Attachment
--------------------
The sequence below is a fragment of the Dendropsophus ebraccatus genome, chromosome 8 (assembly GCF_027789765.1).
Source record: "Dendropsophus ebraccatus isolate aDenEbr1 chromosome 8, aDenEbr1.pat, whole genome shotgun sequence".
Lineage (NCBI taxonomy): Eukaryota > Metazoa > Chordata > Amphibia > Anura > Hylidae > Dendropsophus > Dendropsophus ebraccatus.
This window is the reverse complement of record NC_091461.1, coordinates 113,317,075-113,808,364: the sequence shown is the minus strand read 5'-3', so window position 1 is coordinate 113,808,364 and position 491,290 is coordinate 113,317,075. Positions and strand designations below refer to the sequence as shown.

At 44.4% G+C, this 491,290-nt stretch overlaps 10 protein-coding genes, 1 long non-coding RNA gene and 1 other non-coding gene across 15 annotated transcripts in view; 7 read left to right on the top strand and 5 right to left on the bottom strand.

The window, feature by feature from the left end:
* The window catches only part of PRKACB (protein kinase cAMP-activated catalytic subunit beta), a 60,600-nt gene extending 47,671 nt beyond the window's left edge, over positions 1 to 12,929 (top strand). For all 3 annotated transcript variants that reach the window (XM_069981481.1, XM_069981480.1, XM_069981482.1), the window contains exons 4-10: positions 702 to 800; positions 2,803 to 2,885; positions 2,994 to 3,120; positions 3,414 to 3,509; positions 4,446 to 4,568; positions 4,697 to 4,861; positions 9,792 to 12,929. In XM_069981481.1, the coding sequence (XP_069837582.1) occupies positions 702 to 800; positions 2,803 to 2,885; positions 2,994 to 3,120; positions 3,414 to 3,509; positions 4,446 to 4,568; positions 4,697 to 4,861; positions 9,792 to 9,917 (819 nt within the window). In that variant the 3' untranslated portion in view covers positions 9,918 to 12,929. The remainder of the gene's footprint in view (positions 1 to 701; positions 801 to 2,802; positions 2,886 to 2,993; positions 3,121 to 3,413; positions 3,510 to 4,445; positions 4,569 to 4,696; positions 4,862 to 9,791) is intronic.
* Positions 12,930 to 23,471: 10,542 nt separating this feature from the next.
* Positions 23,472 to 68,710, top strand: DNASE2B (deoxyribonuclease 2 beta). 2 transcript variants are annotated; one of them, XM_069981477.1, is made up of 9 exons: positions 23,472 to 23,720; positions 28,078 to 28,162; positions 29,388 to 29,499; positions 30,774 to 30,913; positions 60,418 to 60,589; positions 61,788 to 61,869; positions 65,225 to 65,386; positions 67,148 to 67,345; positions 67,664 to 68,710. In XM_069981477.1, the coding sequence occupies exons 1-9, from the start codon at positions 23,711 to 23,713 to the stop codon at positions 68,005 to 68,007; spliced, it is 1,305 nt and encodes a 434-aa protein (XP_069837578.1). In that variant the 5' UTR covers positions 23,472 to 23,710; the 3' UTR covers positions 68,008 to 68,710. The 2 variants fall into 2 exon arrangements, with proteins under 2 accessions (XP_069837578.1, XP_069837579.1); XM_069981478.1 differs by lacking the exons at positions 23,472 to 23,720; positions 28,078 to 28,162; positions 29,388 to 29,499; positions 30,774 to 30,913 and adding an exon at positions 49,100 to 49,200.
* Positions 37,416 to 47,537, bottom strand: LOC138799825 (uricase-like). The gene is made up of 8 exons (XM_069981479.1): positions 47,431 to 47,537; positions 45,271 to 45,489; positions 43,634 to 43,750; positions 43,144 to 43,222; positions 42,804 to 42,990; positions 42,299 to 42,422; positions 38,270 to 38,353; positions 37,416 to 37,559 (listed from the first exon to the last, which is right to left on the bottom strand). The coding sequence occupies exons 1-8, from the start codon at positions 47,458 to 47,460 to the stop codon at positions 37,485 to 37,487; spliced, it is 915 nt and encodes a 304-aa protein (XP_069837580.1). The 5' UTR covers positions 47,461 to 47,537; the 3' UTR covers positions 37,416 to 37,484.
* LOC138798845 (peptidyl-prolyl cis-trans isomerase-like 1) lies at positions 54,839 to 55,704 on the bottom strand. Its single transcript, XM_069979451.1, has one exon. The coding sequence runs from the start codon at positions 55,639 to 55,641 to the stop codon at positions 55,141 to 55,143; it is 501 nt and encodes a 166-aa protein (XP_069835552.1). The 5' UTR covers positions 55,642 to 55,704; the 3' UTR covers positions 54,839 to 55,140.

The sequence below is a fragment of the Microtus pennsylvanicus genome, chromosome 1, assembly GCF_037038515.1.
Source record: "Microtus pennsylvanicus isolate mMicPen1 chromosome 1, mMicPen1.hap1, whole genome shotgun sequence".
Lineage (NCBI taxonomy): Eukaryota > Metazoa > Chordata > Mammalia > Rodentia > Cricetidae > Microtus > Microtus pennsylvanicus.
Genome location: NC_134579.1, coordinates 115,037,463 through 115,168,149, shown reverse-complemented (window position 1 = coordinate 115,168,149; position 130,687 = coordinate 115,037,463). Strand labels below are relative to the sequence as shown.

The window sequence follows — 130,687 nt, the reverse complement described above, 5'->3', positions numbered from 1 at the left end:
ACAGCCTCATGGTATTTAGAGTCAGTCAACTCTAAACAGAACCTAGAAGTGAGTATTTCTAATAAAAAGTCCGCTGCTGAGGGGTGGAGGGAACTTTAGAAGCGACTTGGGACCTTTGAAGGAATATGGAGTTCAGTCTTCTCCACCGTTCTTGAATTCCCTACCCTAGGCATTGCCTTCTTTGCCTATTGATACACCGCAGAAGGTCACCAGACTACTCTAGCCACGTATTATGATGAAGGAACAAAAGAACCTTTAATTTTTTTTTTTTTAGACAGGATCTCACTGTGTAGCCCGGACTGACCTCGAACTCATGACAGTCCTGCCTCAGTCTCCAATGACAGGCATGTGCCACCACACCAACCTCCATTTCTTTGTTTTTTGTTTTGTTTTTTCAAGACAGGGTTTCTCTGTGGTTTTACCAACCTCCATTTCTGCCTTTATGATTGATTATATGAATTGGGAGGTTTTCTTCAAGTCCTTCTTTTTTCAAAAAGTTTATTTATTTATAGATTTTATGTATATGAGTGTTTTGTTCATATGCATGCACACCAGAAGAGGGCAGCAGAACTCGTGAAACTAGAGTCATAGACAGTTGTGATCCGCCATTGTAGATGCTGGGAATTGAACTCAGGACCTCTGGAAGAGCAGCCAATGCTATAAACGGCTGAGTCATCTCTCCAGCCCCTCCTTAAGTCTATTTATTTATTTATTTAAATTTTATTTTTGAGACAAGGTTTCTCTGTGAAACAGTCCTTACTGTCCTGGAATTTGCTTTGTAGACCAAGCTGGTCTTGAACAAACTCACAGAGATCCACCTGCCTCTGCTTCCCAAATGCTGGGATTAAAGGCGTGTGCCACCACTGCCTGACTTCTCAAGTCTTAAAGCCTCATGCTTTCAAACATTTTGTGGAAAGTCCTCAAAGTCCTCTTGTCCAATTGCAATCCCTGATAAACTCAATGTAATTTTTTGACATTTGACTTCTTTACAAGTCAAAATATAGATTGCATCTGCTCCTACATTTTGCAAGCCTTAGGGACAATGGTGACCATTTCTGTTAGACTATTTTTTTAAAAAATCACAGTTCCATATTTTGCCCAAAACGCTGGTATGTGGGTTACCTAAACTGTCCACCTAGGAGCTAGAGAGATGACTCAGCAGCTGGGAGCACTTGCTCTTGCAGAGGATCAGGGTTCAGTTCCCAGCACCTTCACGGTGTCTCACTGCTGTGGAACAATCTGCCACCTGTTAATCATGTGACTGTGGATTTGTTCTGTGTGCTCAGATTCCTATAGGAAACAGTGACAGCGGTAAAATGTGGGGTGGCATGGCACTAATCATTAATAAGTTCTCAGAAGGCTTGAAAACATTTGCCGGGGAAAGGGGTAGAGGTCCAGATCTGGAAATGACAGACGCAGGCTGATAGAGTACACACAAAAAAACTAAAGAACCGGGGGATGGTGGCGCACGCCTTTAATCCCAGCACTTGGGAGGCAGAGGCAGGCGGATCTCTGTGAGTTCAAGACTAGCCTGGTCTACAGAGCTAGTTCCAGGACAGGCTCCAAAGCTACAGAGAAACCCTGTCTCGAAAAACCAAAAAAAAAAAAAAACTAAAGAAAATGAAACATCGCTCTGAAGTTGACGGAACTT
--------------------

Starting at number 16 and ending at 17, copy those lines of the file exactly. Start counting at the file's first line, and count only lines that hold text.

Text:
The window sequence follows — 130,687 nt, the reverse complement described above, 5'->3', positions numbered from 1 at the left end:
ACAGCCTCATGGTATTTAGAGTCAGTCAACTCTAAACAGAACCTAGAAGTGAGTATTTCTAATAAAAAGTCCGCTGCTGAGGGGTGGAGGGAACTTTAGAAGCGACTTGGGACCTTTGAAGGAATATGGAGTTCAGTCTTCTCCACCGTTCTTGAATTCCCTACCCTAGGCATTGCCTTCTTTGCCTATTGATACACCGCAGAAGGTCACCAGACTACTCTAGCCACGTATTATGATGAAGGAACAAAAGAACCTTTAATTTTTTTTTTTTTAGACAGGATCTCACTGTGTAGCCCGGACTGACCTCGAACTCATGACAGTCCTGCCTCAGTCTCCAATGACAGGCATGTGCCACCACACCAACCTCCATTTCTTTGTTTTTTGTTTTGTTTTTTCAAGACAGGGTTTCTCTGTGGTTTTACCAACCTCCATTTCTGCCTTTATGATTGATTATATGAATTGGGAGGTTTTCTTCAAGTCCTTCTTTTTTCAAAAAGTTTATTTATTTATAGATTTTATGTATATGAGTGTTTTGTTCATATGCATGCACACCAGAAGAGGGCAGCAGAACTCGTGAAACTAGAGTCATAGACAGTTGTGATCCGCCATTGTAGATGCTGGGAATTGAACTCAGGACCTCTGGAAGAGCAGCCAATGCTATAAACGGCTGAGTCATCTCTCCAGCCCCTCCTTAAGTCTATTTATTTATTTATTTAAATTTTATTTTTGAGACAAGGTTTCTCTGTGAAACAGTCCTTACTGTCCTGGAATTTGCTTTGTAGACCAAGCTGGTCTTGAACAAACTCACAGAGATCCACCTGCCTCTGCTTCCCAAATGCTGGGATTAAAGGCGTGTGCCACCACTGCCTGACTTCTCAAGTCTTAAAGCCTCATGCTTTCAAACATTTTGTGGAAAGTCCTCAAAGTCCTCTTGTCCAATTGCAATCCCTGATAAACTCAATGTAATTTTTTGACATTTGACTTCTTTACAAGTCAAAATATAGATTGCATCTGCTCCTACATTTTGCAAGCCTTAGGGACAATGGTGACCATTTCTGTTAGACTATTTTTTTAAAAAATCACAGTTCCATATTTTGCCCAAAACGCTGGTATGTGGGTTACCTAAACTGTCCACCTAGGAGCTAGAGAGATGACTCAGCAGCTGGGAGCACTTGCTCTTGCAGAGGATCAGGGTTCAGTTCCCAGCACCTTCACGGTGTCTCACTGCTGTGGAACAATCTGCCACCTGTTAATCATGTGACTGTGGATTTGTTCTGTGTGCTCAGATTCCTATAGGAAACAGTGACAGCGGTAAAATGTGGGGTGGCATGGCACTAATCATTAATAAGTTCTCAGAAGGCTTGAAAACATTTGCCGGGGAAAGGGGTAGAGGTCCAGATCTGGAAATGACAGACGCAGGCTGATAGAGTACACACAAAAAAACTAAAGAACCGGGGGATGGTGGCGCACGCCTTTAATCCCAGCACTTGGGAGGCAGAGGCAGGCGGATCTCTGTGAGTTCAAGACTAGCCTGGTCTACAGAGCTAGTTCCAGGACAGGCTCCAAAGCTACAGAGAAACCCTGTCTCGAAAAACCAAAAAAAAAAAAAAACTAAAGAAAATGAAACATCGCTCTGAAGTTGACGGAACTT